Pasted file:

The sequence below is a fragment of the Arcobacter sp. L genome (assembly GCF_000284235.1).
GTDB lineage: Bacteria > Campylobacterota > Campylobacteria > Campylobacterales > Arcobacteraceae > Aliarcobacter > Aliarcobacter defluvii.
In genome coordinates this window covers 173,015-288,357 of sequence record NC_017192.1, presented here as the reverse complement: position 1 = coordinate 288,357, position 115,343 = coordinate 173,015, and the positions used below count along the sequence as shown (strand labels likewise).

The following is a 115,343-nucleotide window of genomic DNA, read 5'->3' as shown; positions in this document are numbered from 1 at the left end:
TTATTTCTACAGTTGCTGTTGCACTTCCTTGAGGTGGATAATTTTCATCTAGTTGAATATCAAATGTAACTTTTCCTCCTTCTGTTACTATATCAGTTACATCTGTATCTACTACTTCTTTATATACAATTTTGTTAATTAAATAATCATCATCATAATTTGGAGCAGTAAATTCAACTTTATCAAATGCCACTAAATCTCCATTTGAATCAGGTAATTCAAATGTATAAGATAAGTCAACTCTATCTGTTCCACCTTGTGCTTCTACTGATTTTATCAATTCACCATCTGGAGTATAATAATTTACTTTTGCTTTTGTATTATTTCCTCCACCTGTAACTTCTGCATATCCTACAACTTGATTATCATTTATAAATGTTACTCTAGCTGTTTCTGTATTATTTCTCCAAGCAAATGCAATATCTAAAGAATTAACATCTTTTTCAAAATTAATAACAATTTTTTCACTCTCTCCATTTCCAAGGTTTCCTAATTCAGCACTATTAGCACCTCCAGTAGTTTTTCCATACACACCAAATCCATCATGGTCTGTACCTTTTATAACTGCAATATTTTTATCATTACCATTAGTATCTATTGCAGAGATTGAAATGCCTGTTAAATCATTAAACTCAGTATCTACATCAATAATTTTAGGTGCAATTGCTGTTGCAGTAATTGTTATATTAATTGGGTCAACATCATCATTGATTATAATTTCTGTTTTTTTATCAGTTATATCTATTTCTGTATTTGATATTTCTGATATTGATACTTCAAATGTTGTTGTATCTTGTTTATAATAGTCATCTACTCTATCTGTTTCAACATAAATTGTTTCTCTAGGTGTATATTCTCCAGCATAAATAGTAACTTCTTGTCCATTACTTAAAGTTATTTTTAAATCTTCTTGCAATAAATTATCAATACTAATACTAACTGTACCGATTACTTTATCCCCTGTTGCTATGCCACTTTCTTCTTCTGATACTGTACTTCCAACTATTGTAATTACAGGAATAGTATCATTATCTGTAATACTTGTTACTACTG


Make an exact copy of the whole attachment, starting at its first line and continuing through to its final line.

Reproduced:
The sequence below is a fragment of the Arcobacter sp. L genome (assembly GCF_000284235.1).
GTDB lineage: Bacteria > Campylobacterota > Campylobacteria > Campylobacterales > Arcobacteraceae > Aliarcobacter > Aliarcobacter defluvii.
In genome coordinates this window covers 173,015-288,357 of sequence record NC_017192.1, presented here as the reverse complement: position 1 = coordinate 288,357, position 115,343 = coordinate 173,015, and the positions used below count along the sequence as shown (strand labels likewise).

The following is a 115,343-nucleotide window of genomic DNA, read 5'->3' as shown; positions in this document are numbered from 1 at the left end:
TTATTTCTACAGTTGCTGTTGCACTTCCTTGAGGTGGATAATTTTCATCTAGTTGAATATCAAATGTAACTTTTCCTCCTTCTGTTACTATATCAGTTACATCTGTATCTACTACTTCTTTATATACAATTTTGTTAATTAAATAATCATCATCATAATTTGGAGCAGTAAATTCAACTTTATCAAATGCCACTAAATCTCCATTTGAATCAGGTAATTCAAATGTATAAGATAAGTCAACTCTATCTGTTCCACCTTGTGCTTCTACTGATTTTATCAATTCACCATCTGGAGTATAATAATTTACTTTTGCTTTTGTATTATTTCCTCCACCTGTAACTTCTGCATATCCTACAACTTGATTATCATTTATAAATGTTACTCTAGCTGTTTCTGTATTATTTCTCCAAGCAAATGCAATATCTAAAGAATTAACATCTTTTTCAAAATTAATAACAATTTTTTCACTCTCTCCATTTCCAAGGTTTCCTAATTCAGCACTATTAGCACCTCCAGTAGTTTTTCCATACACACCAAATCCATCATGGTCTGTACCTTTTATAACTGCAATATTTTTATCATTACCATTAGTATCTATTGCAGAGATTGAAATGCCTGTTAAATCATTAAACTCAGTATCTACATCAATAATTTTAGGTGCAATTGCTGTTGCAGTAATTGTTATATTAATTGGGTCAACATCATCATTGATTATAATTTCTGTTTTTTTATCAGTTATATCTATTTCTGTATTTGATATTTCTGATATTGATACTTCAAATGTTGTTGTATCTTGTTTATAATAGTCATCTACTCTATCTGTTTCAACATAAATTGTTTCTCTAGGTGTATATTCTCCAGCATAAATAGTAACTTCTTGTCCATTACTTAAAGTTATTTTTAAATCTTCTTGCAATAAATTATCAATACTAATACTAACTGTACCGATTACTTTATCCCCTGTTGCTATGCCACTTTCTTCTTCTGATACTGTACTTCCAACTATTGTAATTACAGGAATAGTATCATTATCTGTAATACTTGTTACTACTG